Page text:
The annual tradition of posting my top 10 book list continues. As of today, December 17th, I have read 93 books, so I will certainly finish the year under 100. As usual, the majority of the books I read dealt broadly with the topic of spirituality. I read disappointingly few fiction books this year. Apart from favorites that I read every year (i.e., the Harry Potter Series, the Wingfeather Saga, and The Great Divorce), I only read two fiction books–The Idiot by Fyodor Dostoyevsky and Dear Evan Hansen. I also read Letters to the Beloved, the book I published earlier this year, no less than four times, but I probably should not include that book in my top 10 list; however, feel free to include it in yours.
Shalom and the Community of Creation: An Indigenous Vision by Randy Woodley
Woodley’s book was a welcome addition to my library in my ongoing study of wholeness and shalom. He explores the similarities between the biblical concept of shalom and the Native American “Harmony Way.” I have so much to learn from those outside of my limited background and this “indigenous vision” is a beneficial invitation.
Grounded: Finding God in the World. A Spiritual Revolution by Diana Butler Bass
In Grounded, Diana Butler Bass provides a well-integrated understanding of science and faith to explore why many people leave traditional religious beliefs and practices. Using metaphors like soil, water, and ground, she weaves a compelling tale of faith.
Leaving Church: A Memoir of Faith by Barbara Brown Taylor
One of the common themes you will discover in this list is how much I enjoy “memoirs of faith,” stories about how people come to understand God and themselves better. In Leaving Church, the author described her journey into the priesthood, pastoring in the church, and her journey away from it into a more expansive faith. She has proven to be a great storyteller in each of her books, and Leaving Church is no different.
Rage by Bob Woodward
Although I primarily read books about spirituality, I also have an unhealthy compulsion to read books about politics. Woodward is a Pulitzer Prize-winning author who has written best-selling books on the last nine presidents. Rage is Woodward’s second book about President Trump and deals with his relationships with key staff members and world leaders and his unconventional ways of leading a nation.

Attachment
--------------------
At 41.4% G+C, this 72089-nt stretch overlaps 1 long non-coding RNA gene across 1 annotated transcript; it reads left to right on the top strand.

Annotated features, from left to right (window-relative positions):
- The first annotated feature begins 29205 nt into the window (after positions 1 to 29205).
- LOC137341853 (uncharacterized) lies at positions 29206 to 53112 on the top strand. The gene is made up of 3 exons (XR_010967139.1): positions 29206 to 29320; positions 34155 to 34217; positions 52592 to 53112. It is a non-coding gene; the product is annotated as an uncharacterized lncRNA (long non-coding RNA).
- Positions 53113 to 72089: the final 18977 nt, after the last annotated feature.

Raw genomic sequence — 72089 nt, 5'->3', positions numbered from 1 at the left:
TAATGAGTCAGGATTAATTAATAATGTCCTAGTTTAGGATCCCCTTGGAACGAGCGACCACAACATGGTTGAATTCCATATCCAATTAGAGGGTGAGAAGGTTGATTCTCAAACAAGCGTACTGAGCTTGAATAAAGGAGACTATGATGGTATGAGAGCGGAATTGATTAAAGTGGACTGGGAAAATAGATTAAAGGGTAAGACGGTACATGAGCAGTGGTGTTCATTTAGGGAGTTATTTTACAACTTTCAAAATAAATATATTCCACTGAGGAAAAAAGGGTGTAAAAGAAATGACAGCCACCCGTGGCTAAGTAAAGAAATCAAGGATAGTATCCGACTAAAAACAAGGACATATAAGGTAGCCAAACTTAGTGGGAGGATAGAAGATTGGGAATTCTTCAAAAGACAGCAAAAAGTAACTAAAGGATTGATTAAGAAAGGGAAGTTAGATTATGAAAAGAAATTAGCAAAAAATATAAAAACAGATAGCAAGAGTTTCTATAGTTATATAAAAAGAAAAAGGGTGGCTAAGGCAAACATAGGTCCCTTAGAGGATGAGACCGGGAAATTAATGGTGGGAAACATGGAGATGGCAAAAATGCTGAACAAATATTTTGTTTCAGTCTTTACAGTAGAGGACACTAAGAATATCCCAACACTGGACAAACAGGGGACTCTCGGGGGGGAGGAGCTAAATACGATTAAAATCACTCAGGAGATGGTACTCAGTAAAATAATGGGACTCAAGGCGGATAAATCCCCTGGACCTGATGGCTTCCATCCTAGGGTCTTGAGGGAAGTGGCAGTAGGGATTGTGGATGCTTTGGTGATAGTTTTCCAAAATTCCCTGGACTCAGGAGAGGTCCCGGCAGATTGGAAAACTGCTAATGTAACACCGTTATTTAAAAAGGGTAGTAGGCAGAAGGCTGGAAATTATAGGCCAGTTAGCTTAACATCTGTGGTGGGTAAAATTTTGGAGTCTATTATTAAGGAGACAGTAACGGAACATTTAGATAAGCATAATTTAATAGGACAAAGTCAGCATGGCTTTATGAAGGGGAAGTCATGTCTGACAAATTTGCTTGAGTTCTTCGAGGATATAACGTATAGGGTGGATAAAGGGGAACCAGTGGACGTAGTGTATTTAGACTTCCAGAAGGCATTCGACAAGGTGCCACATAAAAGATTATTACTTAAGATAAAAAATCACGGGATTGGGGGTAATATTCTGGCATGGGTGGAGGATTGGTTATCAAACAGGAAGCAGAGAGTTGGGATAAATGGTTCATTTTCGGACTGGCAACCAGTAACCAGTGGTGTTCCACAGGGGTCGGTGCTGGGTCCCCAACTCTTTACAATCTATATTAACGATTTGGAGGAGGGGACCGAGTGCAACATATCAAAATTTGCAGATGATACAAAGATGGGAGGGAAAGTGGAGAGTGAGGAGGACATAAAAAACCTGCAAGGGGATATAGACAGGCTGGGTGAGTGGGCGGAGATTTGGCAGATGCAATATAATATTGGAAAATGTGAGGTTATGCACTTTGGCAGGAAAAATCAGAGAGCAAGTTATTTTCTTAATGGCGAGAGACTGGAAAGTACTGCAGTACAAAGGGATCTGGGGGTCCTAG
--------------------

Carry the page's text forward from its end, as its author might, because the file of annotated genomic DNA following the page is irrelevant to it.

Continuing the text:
No Cure for Being Human: And Other Truths I Need to Hear by Kate Bowler
Bowler is a witty professor of Christian history at Duke University. In No Cure for Being Human, she tells the story of being diagnosed with stage IV colon cancer at age 35 and reckoning with life and mortality as a wife, mother, and female professor. However, her book is, not surprisingly, about being human. It is a readable memoir that will stir you.
After Evangelicalism: The Path to a New Christianity by David Gushee
After Evangelicalism was the first of three books by David Gushee that I read this year. One of the foremost Christian ethicists globally, Gushee has been a reasoned voice for sincere Christian faith in a post-evangelical world. I have been uncomfortable with the label “ex-vangelical” and “post-evangelical” more accurately captured my self-understanding.
Wholehearted Faith by Rachel Held Evans
In 2019, Rachel Held Evans died following an allergic reaction to a medication for an infection. She was 37 years old. The author of four books before she died, she was a robust online presence and capable communicator. Before her untimely death, she began Wholehearted Faith, and her friend Jeff Chu finished it. It is a beautiful exploration of spirituality and wholeness. Before this year, I had never read any of her books, but the two I have read are on my top 10 list this year. I guess I will need to find the other four.
What God is Like by Rachel Held Evans and Matthew Paul Turner
The second posthumous book on my top 10 list by Rachel Held Evans is the first children’s book I have ever included in my top 10. It is a wonderful, delightful, beautiful invitation into the presence of a gracious and welcoming God. *By the way, it is not only for kids.
Faith After Doubt: Why Your Faith Stopped Working and What to Do About It by Brian McLaren.
McLaren is one of those authors Christians warned me about. For many years, I understood that McLaren and those like him represented “liberal Christianity,” which I further came to believe was not “real” Christianity. However, in Faith After Doubt, I found a spark of hope that I haven’t had for a while in the writings of a person who shows a deep understanding of the spiritual journey and a willingness to say provocative things to encourage his readers toward growth.
In the Shelter: Finding a Home in the World by Padraig O Tuama.
Hands down, In the Shelter by Padraig O Tuama was my favorite book this year. O Tuama is an Irish poet and theologian. He also advocates for peace and inner work, which clearly and beautifully comes across in this stunning work. Pieces that give me a glimpse into the inner work of the writer are profoundly inviting. O Tuama discusses his journey and his relationship with God and himself.